Friday, May 16, 2014

College Sailing On Cloud 9!

Fun Racing J/80s In EDHEC Regatta
(Les Sables-d’Olonne, France)- The Course Croisiére EDHEC Sailing Cup is the biggest intercollegiate offshore regatta in the world, with the 46th edition in Les Sables-d’Olonne, France having just completed all their events over the long April 25 – May 3 week.

Making the trip from USA was University of Chicago, Drexel University, Tufts (2 teams) and Georgetown. Andrew Mason on the Georgetown University team provided this report on the event:

“Even the casual reader of Scuttlebutt is aware of two topics endlessly debated on this newsletter: 1) “how do we build interest in sailing for the Xbox generation?” and 2) “how do we make college sailing in the United States simultaneously more competitive and more inclusive?” After a week at the 46th Course Croisiére EDHEC, there is perspective to be gained by looking across the pond at a college sailing model that is completely foreign to our own.

J/80 sailing EDHEC off FranceAfter winning the Intercollegiate Offshore Regatta at Larchmont Yacht Club this fall, a team representing Georgetown received a waived entry fee to compete at the CCE. From April 26th to May 3rd over 1,500 sailors primarily from France, but including teams from Switzerland, the United Kingdom, Poland, Belgium, Spain, Norway, the United States and Canada descended on Les Sables d’Olonne, of Vendee Globe Fame. Unlike our typical two day college sailing events, which by design are done with easy preparation by the host school and conducted over multiple venues for nearly a dozen weekends each semester, CC EDHEC brings 180 boats across three one design classes, J80s, Longtze boats and Grand Surprises, and three handicap divisions.

Like in the United States, the range of professionalism amongst the French teams at CC EDHEC varies. Stateside, big-name sailing schools like Georgetown, Tufts and College of Charleston enjoy a good deal of support from the university. Sailors at the top US programs follow a regiment akin to other varsity athletes and annual team budgets are well into the six figures. The top sailors will often go five or six regattas in a row without a weekend off. Obviously, this institutionalization and support varies across conferences and even across sub-sectors within conferences.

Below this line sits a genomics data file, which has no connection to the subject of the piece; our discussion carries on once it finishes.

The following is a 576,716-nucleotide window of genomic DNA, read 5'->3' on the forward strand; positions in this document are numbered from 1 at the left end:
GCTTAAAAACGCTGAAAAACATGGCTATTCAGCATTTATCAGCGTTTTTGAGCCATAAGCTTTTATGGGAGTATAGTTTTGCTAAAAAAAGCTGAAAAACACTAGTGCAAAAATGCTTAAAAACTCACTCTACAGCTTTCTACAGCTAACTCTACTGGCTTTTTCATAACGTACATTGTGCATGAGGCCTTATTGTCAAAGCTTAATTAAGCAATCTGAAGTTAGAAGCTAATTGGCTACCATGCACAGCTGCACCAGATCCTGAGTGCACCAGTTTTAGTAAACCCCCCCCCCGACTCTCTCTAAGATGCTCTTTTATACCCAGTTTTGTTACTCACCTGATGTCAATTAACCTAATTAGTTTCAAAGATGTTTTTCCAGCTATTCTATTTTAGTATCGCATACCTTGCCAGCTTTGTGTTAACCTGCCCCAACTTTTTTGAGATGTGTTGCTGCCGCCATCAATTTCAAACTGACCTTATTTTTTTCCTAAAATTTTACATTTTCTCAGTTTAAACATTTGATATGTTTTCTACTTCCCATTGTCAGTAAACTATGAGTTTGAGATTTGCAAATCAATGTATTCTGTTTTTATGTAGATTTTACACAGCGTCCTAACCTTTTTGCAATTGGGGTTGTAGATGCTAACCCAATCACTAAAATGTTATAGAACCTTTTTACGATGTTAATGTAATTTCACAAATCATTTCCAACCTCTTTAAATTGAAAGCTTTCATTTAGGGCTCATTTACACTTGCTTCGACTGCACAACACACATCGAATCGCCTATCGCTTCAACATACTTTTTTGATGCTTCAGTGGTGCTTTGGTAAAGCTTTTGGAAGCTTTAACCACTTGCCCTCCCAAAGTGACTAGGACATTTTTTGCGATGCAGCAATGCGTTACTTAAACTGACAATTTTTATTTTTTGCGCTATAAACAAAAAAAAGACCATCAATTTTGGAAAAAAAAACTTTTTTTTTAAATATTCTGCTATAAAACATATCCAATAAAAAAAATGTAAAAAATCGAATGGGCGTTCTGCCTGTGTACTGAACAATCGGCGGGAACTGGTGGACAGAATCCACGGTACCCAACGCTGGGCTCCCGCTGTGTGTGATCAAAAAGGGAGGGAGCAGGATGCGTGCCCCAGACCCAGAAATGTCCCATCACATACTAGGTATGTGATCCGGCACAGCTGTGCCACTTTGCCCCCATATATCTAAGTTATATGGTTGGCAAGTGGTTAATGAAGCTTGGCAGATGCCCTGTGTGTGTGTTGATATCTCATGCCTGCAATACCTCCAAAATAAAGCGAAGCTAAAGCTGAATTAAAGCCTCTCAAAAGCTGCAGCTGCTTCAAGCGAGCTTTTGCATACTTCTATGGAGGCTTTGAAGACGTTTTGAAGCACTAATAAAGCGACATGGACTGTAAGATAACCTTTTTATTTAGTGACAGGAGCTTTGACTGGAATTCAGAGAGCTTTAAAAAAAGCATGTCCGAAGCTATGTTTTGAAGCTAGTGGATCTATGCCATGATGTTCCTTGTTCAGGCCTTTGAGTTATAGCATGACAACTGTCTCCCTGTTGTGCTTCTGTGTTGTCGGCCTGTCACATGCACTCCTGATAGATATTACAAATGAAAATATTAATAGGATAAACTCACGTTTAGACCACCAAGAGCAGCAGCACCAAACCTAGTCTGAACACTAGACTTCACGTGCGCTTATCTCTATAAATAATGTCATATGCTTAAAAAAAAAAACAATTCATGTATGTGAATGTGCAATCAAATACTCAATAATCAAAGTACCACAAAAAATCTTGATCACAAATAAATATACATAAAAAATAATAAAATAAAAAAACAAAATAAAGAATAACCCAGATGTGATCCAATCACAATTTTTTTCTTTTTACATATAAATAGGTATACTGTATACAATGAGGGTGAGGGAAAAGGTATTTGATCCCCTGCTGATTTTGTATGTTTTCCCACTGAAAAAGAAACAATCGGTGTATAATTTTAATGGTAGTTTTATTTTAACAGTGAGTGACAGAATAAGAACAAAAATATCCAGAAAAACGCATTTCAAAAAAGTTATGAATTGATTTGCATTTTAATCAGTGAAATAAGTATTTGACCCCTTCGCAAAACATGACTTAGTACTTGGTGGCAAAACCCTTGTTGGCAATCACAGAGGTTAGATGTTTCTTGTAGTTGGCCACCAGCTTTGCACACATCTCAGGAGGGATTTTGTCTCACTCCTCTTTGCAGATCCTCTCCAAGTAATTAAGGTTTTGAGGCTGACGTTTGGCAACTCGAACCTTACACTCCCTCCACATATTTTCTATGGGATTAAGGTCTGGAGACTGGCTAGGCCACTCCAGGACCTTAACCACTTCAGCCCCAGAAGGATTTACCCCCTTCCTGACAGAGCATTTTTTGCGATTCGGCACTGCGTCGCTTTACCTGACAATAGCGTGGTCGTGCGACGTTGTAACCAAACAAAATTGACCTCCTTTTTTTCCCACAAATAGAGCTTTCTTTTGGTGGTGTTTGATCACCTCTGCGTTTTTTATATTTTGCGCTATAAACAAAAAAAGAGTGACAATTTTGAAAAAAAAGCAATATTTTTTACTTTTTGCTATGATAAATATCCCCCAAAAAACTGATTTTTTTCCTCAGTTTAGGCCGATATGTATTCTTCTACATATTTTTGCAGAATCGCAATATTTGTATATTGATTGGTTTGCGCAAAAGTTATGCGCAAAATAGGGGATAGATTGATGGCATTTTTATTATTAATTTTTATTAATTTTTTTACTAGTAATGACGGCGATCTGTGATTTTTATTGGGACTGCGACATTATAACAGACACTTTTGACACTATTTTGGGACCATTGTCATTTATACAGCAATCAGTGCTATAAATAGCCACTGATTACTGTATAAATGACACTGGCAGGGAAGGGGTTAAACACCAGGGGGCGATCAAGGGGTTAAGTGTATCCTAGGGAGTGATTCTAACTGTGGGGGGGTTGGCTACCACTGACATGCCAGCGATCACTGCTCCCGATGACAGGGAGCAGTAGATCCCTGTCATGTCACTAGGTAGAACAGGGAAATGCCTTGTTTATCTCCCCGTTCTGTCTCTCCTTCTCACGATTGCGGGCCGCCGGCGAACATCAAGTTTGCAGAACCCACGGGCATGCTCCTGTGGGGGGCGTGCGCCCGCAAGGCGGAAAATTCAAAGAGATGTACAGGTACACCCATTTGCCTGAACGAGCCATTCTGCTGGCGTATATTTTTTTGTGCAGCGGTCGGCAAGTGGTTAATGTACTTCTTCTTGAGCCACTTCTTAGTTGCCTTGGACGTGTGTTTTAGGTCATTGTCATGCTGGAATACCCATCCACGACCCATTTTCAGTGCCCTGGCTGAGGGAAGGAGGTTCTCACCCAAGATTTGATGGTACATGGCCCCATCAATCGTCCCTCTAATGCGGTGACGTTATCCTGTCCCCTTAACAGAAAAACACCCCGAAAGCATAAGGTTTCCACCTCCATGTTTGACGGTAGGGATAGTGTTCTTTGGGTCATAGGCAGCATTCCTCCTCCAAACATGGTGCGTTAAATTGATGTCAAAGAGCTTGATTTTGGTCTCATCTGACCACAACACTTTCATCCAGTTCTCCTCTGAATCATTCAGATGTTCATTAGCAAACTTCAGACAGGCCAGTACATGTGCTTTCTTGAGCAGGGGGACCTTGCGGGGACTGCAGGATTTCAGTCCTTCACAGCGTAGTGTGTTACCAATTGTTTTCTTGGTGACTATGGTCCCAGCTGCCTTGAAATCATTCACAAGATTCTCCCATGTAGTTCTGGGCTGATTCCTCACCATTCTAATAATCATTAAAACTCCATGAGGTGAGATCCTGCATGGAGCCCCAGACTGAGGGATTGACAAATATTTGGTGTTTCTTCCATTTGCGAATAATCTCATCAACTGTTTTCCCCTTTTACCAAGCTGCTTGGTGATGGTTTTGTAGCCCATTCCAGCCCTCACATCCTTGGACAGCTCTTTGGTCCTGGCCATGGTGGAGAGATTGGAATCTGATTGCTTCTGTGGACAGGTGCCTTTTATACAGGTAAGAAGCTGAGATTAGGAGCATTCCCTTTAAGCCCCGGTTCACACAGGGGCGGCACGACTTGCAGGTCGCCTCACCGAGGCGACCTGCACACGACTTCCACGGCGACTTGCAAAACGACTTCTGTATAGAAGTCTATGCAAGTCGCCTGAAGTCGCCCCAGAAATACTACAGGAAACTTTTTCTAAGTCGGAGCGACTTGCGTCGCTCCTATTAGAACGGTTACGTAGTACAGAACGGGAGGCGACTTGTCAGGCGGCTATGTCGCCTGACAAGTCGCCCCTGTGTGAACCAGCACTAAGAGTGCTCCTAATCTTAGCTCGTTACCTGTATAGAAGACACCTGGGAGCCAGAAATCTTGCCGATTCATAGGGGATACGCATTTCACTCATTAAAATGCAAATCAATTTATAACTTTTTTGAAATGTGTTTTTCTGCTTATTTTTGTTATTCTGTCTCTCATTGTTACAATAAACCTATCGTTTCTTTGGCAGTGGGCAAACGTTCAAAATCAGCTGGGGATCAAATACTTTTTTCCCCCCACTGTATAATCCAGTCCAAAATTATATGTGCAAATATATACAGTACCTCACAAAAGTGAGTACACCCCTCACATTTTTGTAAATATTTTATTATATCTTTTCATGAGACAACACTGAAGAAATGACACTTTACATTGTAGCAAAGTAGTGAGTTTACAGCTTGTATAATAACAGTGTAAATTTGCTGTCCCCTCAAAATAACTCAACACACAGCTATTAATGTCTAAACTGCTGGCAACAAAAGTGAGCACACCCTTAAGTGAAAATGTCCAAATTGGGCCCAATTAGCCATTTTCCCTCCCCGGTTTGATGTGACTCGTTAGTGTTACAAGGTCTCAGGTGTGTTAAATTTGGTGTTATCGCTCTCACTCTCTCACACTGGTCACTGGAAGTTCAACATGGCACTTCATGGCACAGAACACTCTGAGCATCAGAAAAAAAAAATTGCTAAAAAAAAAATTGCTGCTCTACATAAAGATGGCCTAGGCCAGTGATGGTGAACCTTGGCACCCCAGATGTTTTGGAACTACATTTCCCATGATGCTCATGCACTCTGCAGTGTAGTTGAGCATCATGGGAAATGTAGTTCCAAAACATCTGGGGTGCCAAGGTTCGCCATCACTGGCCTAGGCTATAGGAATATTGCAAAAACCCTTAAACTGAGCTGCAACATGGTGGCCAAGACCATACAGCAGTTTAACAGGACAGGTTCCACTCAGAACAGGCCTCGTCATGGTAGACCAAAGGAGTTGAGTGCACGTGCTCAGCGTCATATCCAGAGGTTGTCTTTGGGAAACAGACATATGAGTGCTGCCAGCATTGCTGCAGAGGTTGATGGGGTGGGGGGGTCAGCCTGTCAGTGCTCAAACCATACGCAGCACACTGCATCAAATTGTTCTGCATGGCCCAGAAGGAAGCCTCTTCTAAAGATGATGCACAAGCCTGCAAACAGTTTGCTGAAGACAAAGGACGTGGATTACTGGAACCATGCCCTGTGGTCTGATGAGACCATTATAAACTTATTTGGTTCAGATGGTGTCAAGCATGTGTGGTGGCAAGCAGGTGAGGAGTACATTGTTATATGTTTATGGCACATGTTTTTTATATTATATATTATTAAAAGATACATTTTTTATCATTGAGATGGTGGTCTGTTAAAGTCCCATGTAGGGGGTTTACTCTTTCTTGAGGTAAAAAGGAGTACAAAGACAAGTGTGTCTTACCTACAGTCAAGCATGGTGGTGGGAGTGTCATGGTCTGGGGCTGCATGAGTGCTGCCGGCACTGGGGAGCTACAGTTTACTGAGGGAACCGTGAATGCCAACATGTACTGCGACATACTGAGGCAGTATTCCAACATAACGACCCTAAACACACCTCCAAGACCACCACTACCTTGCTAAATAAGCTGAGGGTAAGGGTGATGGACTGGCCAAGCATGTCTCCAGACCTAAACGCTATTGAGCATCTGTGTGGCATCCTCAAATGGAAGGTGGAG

On the French side, the top teams are flashing corporate sponsors on their sleek jackets and new sails from the likes of KPMG, Total, Sopra Group and Altran. Meanwhile other teams were groups of friends with varying levels of sailing experience looking for competitive racing, a vibrant atmosphere and a roof-blowing party. After seven days, I think all of those bases were more than covered.

In my college sailing experience, when the races end, the event is usually over for the day. Because of the team-centered dynamic of college sailing, the institutional structures that surround college athletics and the mountain of studying that must get done after a long day on the water, the enjoyment of camaraderie amongst competitors often feels somewhat lost.

Of course much of this is for good and obvious reasons; athletic departments and universities must avoid the potential liability nightmare college partying entails. For better or worse, the simple post-race drink you buy a competitor that you “think” you crossed on port in Race 3A cannot exist.

college sailing in FranceOn the water, Les Sables d’Olonne delivered with the conditions and the race committee was not hesitant to push competitors’ limits. Four of the six racing days saw breeze in the high teens to mid twenties coupled with huge, hull battering swells. The Grand Surprise and J80 fleets counted almost 40 entries apiece making for big starting lines, crowded mark roundings and some spectacular spinnaker ripping, fiber glass cracking, mast breaking, carnage. Having never sailed a J80 before the first race, our entire team was pushed to keep the boat in one piece and sailing fast.

After adrenaline filled, exhausting days on the water, après sailing takes on a whole meaning dockside. As the sails come down for the day, the regatta village, complete with sponsor tents, food tasting, full bar, sun deck, video screen and a beach volleyball court, bursts to life. Short of the America’s Cup and Volvo Ocean Race stopovers, such an elaborate village has never been erected for a sailing event on American soil.

After the 9pm sunset, the après sailing in foulies migrates to an adjacent huge nightlife tent dedicated specifically for concerts featuring some DJ the average Scuttlebutt reader will never know. These dance parties stretch until the morning hours making several snoozes on the 6:30am iPhone alarm par for the course throughout the week. The morning after the opening party, I sheepishly asked one of the organizers from EDHEC Business School if there would be another party that night. In an accent that makes American knees melt for French girls she perplexedly replied, “of course there is- why wouldn’t there be a party every night?”